He asked me how I doing. I shared that I was coming down with some kind of lung junk the last 24 hours, my nose was congested, coughing a bit, and otherwise ok. He said “we need to talk, your PET scan lit up with a possible tumor in your neck.”

You know, I’ve been through this twice now, once in 2008 and again in 2014. Nothing can prepare one for such news. I don’t care who you are and how ready you may think you are. I was caught off guard and the oxygen left the room. Time seems to stand still in such moments and the immediate sense of heightened everything is overwhelming.

He said the PET scan showed an area on my neck of hyper metabolic activity. The rate of uptake was a 4.5. As a comparison, the uptake of my tumor (seen in the pic below) was in the double digits.

He asked if he could biopsy it.

I stared at him and felt my blood draining away honestly. With only a moments pause to make sure I wasn’t going to get emotional, I said to the effect my position hasn’t changed on this topic. If my cancer returns, I’ll go straight into hospice. I don’t have another battle in me. This last battle lasted 15 months and sucked me dry. We had already had “the talk” and he knew my position. He again confirmed I would choose hospice and not any form of treatment.

He said he understood. Then he shared that the radiologist and he honestly had already decided it was probably more likely a lymph node doing its job. He said “I’m honestly glad to see you are sick, fits with the PET scan picture, although it could be the very start of a tumor. We won’t actually know unless we biopsy the tissue.”

These oncologists are good at just saying it like it is. He said the truth is, if it is my cancer coming back, we’ll know in about 14 days as the knot in my neck will balloon outward quickly, just like it did in July 2014. Below are two pictures, the first being the night I discovered the tumor, then 25 days later.

The first pic above was taken June 7th, 2014. Twenty five days later, you can see the size of the tumor on July 2nd, 2014 as I was preparing to enter for my first round of chemo. Burkitt’s lymphoma is the world’s fastest growing cancer and we both knew if I had Burkitt’s, it would be over with on a short order.

I walked down “the stairs” and the same grumpy lady was behind the desk. Her frown from a distance was clear and unmistakable. I was in no mood to tangle with her and found my wallet, prepared to pay the fee. Today she didn’t try to charge me and I was nice to her. She treated me the same as she did the day before. She clearly is not a people person.

I went home in a  deep funk, needless to say. I was not in the mood for my normal hamburger stop. I shared with my wife and a few tears flowed. My wife and I decided to not really tell anyone else. I know mom might be mad (sorry mom!) but I didn’t see any reason to make people share the angst my wife and I were walking through.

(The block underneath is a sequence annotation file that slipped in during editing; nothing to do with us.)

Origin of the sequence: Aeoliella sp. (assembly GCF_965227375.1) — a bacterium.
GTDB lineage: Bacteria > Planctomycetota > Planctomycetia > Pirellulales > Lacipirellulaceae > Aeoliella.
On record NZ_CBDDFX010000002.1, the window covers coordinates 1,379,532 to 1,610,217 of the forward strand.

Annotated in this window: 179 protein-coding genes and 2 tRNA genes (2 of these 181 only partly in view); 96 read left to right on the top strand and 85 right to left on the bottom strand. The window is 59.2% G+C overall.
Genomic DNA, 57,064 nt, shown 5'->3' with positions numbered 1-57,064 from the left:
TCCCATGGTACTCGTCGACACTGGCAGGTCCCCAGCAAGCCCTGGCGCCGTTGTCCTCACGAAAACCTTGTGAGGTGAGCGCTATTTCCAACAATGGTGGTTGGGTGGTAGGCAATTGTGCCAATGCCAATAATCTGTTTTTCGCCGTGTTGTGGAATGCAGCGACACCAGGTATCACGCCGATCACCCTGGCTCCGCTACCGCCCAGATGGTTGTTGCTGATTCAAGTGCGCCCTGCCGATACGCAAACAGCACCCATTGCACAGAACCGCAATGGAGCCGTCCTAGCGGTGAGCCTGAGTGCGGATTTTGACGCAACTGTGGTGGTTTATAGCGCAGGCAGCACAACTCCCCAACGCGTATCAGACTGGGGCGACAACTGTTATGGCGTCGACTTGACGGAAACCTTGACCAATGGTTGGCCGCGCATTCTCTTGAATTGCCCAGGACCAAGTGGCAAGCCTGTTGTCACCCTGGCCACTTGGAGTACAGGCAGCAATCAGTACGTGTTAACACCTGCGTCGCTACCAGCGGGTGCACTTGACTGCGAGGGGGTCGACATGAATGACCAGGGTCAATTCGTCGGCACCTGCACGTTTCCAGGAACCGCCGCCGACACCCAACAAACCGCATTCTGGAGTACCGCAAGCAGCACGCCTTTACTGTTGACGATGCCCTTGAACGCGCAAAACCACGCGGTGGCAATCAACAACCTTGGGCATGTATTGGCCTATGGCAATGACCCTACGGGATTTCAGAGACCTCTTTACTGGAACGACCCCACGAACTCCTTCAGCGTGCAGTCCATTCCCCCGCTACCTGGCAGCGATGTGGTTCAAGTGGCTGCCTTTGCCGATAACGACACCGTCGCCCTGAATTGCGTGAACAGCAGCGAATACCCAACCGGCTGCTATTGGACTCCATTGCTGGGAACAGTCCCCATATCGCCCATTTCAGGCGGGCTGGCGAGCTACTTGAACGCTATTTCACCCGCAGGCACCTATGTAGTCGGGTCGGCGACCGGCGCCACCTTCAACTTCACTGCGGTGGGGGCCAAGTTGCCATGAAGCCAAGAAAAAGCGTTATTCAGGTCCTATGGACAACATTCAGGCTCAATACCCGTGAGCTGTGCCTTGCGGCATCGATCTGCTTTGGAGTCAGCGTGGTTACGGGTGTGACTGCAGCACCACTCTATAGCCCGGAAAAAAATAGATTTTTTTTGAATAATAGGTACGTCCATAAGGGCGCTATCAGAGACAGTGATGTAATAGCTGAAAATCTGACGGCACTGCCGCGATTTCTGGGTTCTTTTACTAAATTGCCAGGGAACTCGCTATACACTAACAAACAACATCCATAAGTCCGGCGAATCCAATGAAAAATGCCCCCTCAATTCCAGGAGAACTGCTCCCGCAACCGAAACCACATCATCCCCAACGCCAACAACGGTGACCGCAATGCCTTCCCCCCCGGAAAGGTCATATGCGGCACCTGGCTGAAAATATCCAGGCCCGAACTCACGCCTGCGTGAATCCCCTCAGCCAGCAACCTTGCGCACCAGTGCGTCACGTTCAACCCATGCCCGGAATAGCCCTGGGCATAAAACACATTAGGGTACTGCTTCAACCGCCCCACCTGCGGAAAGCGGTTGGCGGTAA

I kept going forward, worked as usual, but it was not easy. I was pondering bucket list activities just in case. I rehashed several thoughts I have chewed over before, such as “what is the meaning of life,” “how to make every moment count,” “what is the most important thing for that one moment,” and other such depth of meaning topics.

It was a mind game and an emotional time for me. Insult seemed to add to injury. My six year old laptop then died on me. I ended up dealing with something difficult for me that I won’t otherwise share, but it was hard. I took antibiotics for 10 days to fight the growing lung infection. Scheduled an appointment for a hearing test, which will be on January 20th, as I have come to the conclusion I very well might have hearing problems. I shaved off my beard so I could watch my neck really closely. Despite such potentially heavy news, life goes on. I didn’t totally fall apart, but had some somber moments and emotional ones for sure.

Christmas was ok for me. I am alive and no knot appeared on my neck! I’ve slowly started sharing with one person here and there what happened. I didn’t choose to go public with this ordeal for a while or share it with many as I am honestly tired of the whole thing. I guess it is my burden to carry now.

I woke up Tuesday January 10th not feeling well. Got weak, couldn’t seem to quit coughing up nasty stuff. I have been in the hospital before for pneumonia and know it can take me down if I don’t act on it. Off to Carenow I went and they did an x-ray and blood tests. The x-ray confirmed fluid in the right lung and that both lungs ‘were really nasty’ according to the doctor. She did say I have pneumonia and the race is on to keep me from going into the hospital.

I endured my second most painful injection ever. I didn’t realize Rocephin IM hurt like that. I nearly saw stars. But it doesn’t hurt as bad as Phenergan; that still takes the cake for supremely painful shot. I was given Ampicillin to take 3 times a day for 10 days and a z-pack to munch on. Joy! I promptly went home and laid on the couch all night.

In the dark.

Just laid there.

Maybe that is just what I needed to do. I had *zero* energy and was wiped. I concluded my cancer is not back right now but I do have pneumonia.

It is now Thursday night and I’m feeling a touch better. The lungs have slowed down the production of yucky green stuff, the neck still has no visible knot. Life must go on.

I feel I have just dodged a bullet this last few weeks and am grateful to be able to write on my blog that all is going to return to normal. Thank you Lord!

About Robert I Baxter

Greatest Commandment is #1. Follower of Jesus, husband, father, RN, love photography, cancer survivor of Burkitt's twice (2008 & 2014). Stem Cell transplant November 2014. Work in a neonatal ICU.
This entry was posted in antibiotics, cancer, care, christian, family, healing, Hospice, recovery, stem cell transplant, Tumor, Uncategorized and tagged , , , , , . Bookmark the permalink.

6 Responses to Dodged a Bullet

  1. Morgan Evans says:

    What a writer you are!!! Just beautiful. Prayers sent your way my friend.

    Liked by 1 person

  2. Bennie Wesley says:

    I continue to pray for you and your family.


  3. Sharon waldron says:

    As we in the South say and mean it Bless your heart! You are a strong person, the babies need you! Feel better soon!